I enjoyed this whole series, well thought out and consistent magic system, different races all have their own customs and histories. There are some things that bothered me, but not enough to really take away from the story line, the relative power and magics of the good and evil races seemed unbalanced. As underpowered as the good races seemed to be, it seems as if the evil races could have easily overrun the good races, and the people that could have balanced that feeling did not seem to have relevant roles in order to actually prevent that from happening; but it all works out ok somehow any way. There are way too many evil minion races that seem way overpowered to also have such great numbers to not have just overrun the good forces they came up against, and yet somehow even though they seem to constantly overwhelm; they are not as devastating as they should have been for the numbers and relative power they did have. The dragon was not as powerful as I would have hoped -I liked how the bond and magic worked for the dragon and its bonded mage- but I would have expected it to be fierce and dangerous even when it did lose its ability to use magic. The dragon should have dominated the lessor creatures it came up against easily, it should have taken bigger and tougher foes to keep it occupied and effectively neutralize it during battles.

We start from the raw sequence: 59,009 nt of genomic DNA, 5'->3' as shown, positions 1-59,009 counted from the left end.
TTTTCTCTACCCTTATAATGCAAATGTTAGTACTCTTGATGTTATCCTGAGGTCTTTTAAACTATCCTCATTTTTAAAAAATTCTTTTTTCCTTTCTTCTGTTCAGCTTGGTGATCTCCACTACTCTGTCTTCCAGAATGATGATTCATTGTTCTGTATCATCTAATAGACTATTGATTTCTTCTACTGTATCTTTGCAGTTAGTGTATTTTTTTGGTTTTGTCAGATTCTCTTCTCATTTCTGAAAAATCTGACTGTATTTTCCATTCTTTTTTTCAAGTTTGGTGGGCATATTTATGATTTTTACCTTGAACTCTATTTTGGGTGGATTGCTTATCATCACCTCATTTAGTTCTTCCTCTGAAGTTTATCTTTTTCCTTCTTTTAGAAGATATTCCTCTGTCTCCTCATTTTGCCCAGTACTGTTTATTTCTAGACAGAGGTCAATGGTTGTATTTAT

All the things that bothered me were very minor compared to the richness of the story and the great character development, so this is still a definite must read for any one that likes fantasy.
Love + Sacrifice = Victory.
Kellan. I really engaged with his journey and evolution from whingey kid to powerful magic user who still retained humility.
Kellan, closely followed by Edalia.
I really enjoyed Susan Erikson, she is great at putting believable emotion into the voices. I think her characterisation is great.
Good story line let's you know the people and get an at oneness with them sense of reality.... Paul T.
Disciple of the written word and Audible fanatic. I am an Urban and Epic Fantasy Fan. I also enjoy some Paranormal Romance.